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Harry at three is smiles and laughter, filled with the innocent vigour of youth. The Don watches him with a smile of his own, keeping a respectful distance as the boy’s parents dote on their son in a way he wishes he could have done for his own child. When they are felled in battle a mere year later, he vows not to make the same mistakes with the grandson that is now his to raise.

 

Harry at five is sombre. He rises each night with calls for his parents on the tip of his tongue, and each night it is the Don that answers in their place, pushing through his own exhaustion (because running a guild takes its toll, especially when that guild is the biggest, the most famous, the one everyone looks to and the one everyone fears) to answer his grandson’s cries for the parents he doesn’t understand are gone.

 

Harry at seven stumbles into the side room of the Sagittarius long past his bedtime, rubbing tired eyes as he reaches for the only family he has. The Don scoops him up, lets him curl into a tiny ball in his grandfather’s larger lap, and resumes his negotiations. Harry will remember little in the morning, and they’ve done this dance enough times for him to know not to talk about what details remain clear. One of the men sitting opposite him shoots the child a questioning look but wisely says nothing; the other has witnessed this before, and continues as if there has been no change.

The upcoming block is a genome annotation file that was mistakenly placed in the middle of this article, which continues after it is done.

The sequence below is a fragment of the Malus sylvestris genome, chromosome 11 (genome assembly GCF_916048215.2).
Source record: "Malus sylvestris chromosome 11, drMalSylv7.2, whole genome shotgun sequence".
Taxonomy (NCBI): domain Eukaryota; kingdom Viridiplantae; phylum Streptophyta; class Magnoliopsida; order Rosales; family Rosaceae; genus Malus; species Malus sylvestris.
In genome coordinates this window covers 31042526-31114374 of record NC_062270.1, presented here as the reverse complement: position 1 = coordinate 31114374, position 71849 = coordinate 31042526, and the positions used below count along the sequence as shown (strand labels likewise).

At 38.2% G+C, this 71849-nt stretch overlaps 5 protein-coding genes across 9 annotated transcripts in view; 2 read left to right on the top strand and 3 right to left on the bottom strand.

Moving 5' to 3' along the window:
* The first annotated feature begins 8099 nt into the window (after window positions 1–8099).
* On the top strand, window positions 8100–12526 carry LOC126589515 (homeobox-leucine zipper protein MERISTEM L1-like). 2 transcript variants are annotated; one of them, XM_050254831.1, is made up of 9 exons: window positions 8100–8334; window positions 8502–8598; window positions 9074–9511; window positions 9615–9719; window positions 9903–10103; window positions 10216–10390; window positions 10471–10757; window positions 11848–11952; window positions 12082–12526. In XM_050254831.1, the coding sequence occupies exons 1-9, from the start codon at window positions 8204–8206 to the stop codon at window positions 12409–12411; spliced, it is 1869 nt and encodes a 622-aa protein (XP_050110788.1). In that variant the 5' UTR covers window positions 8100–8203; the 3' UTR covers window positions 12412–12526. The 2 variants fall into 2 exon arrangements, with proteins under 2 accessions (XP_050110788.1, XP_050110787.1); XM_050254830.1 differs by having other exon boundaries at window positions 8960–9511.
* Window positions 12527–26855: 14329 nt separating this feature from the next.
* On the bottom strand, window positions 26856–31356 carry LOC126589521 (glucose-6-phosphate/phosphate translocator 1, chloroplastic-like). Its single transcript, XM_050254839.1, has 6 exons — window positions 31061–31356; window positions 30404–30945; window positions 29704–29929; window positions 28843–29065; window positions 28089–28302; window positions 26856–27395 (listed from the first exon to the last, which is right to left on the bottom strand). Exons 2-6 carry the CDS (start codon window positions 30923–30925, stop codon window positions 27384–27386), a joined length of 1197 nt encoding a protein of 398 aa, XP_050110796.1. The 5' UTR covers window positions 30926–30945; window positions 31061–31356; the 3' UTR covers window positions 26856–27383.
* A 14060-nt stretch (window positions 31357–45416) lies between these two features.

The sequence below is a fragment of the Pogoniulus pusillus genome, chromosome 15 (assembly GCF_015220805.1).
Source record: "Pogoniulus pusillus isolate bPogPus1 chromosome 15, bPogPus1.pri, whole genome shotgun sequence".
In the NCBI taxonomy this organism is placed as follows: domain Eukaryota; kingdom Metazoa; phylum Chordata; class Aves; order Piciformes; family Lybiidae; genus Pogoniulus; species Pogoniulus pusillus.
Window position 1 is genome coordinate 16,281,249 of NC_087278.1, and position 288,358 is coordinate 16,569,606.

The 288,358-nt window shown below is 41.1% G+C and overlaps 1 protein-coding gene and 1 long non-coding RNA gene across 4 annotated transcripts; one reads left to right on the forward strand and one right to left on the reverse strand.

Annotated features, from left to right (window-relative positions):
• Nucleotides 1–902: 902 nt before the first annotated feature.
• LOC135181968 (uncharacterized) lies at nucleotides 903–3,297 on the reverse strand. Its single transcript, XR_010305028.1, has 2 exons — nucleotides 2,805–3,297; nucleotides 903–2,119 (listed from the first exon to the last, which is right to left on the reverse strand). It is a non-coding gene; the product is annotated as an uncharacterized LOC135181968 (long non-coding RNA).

Harry at nine begins to feel the pressure of his name, begins to understand fully the role he was born into and the role he must play. He withdraws entirely from his social life - although his lack of socialness has always been a concern of the Don’s, so there isn’t much to withdraw from - and throws himself into the non-vital tasks passed his way. When he finishes those, he always requests more. Always more.